Wither NCLB?

It has been a rough couple of weeks for our federal elementary and secondary education act.  During a recent road tour, Education Secretary Margaret Spellings speculated that it is unlikely that NCLB will be reauthorized this calendar year.  We’re still waiting on Ted Kennedy’s new version of the law.  Buck McKeon is just as skeptical as Spellings about the 2008 future of new legislation.  The future ain’t too bright in our nation’s capital.

It’s been just as interesting in the states.  Most of us know about the long-pending NCLB lawsuit waged by the National Education Association and many states.  Now we have new action and new rhetoric in the Mid-Atlantic adding to NCLB’s poor grades.

In Virginia, the state’s legislature this weekend voted to mandate that the Virginia Board of Education explore opting out of NCLB.  Citing concerns about ELL students and exceptions (or the lack thereof) made for Virginia students with regard to AYP. It’s a bold move.  Pulling out of NCLB would cost the Old Dominion millions upon millions of dollars.  And that comes at a time when Gov. Tim Kaine is pushing hard to add universal preK, expand high school pathways, and boost the state’s college-going rates.  With such aspirations, it says a lot that Virginia officials are saying it is worth more to refuse the NCLB check from the feds than it is to pay for all of the mandates that come with the law.

Across the border, West Virginia educators told Spellings that NCLB’s mandates are crushing teacher morale.  Standardized tests and the scripted curriculums that come with them are destroying the teaching profession.  We’ve heard about teaching to the test for years now and its impact on students, but Mountaineer teachers gave Spellings an earful on its long-term impact for teachers.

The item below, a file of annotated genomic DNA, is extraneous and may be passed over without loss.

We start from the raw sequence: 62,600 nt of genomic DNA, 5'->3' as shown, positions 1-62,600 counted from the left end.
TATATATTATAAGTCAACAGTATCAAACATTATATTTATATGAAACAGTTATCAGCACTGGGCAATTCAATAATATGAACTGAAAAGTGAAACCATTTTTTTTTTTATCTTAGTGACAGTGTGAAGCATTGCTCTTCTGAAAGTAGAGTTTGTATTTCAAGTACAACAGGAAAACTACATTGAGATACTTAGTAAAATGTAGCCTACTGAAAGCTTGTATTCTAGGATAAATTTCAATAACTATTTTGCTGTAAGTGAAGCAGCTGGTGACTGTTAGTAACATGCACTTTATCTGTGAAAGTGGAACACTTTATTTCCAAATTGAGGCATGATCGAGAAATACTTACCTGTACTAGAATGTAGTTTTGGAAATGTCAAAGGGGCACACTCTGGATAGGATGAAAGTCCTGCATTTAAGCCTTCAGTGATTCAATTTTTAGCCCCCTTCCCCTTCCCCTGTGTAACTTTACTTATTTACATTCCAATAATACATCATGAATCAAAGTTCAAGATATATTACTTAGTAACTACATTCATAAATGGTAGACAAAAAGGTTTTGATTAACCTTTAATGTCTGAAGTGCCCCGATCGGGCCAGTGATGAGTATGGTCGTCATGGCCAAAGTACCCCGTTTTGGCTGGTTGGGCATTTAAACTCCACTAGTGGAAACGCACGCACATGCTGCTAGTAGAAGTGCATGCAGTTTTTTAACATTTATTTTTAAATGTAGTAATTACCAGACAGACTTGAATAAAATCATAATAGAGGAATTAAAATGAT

So what does this all mean?  For years now, Eduflack has been saying that reauthorization of NCLB (with improvements) only comes when Main Street USA buys into it.  Credit to Spellings for trying to do just that, but it may be a day late and a dollar short.  The time to promote the value and impact of NCLB was two or three years ago, when its impact was just coming to light.  Instead, the U.S. Department of Education froze, fearful of IG investigations and such.  For the past 18 months, NCLB opposition has been banging and banging and banging away on the law, throwing a bright light on every flaw, blemish, and problem.  And that light hasn’t dimmed,

Whatever the name, whatever the logo, the Elementary and Secondary Education Act needs to be reauthorized.  Isn’t it time we look at the good of NCLB and preserve those benefits, while identifying the shortcomings and building real, meaningful solutions that can make up those gaps and improve the law?

NCLB or its offspring should be seen as a benefit for states, not as an overwhelming obstacle that hinders states from boosting student achievement across all demographics.  With its investment in PD, it should be seen as a boon for teachers, not a destroyer of morale.  It should be about what the feds can do to improve state and local public education.  And at the end of it all, isn’t it supposed to be about student learning?

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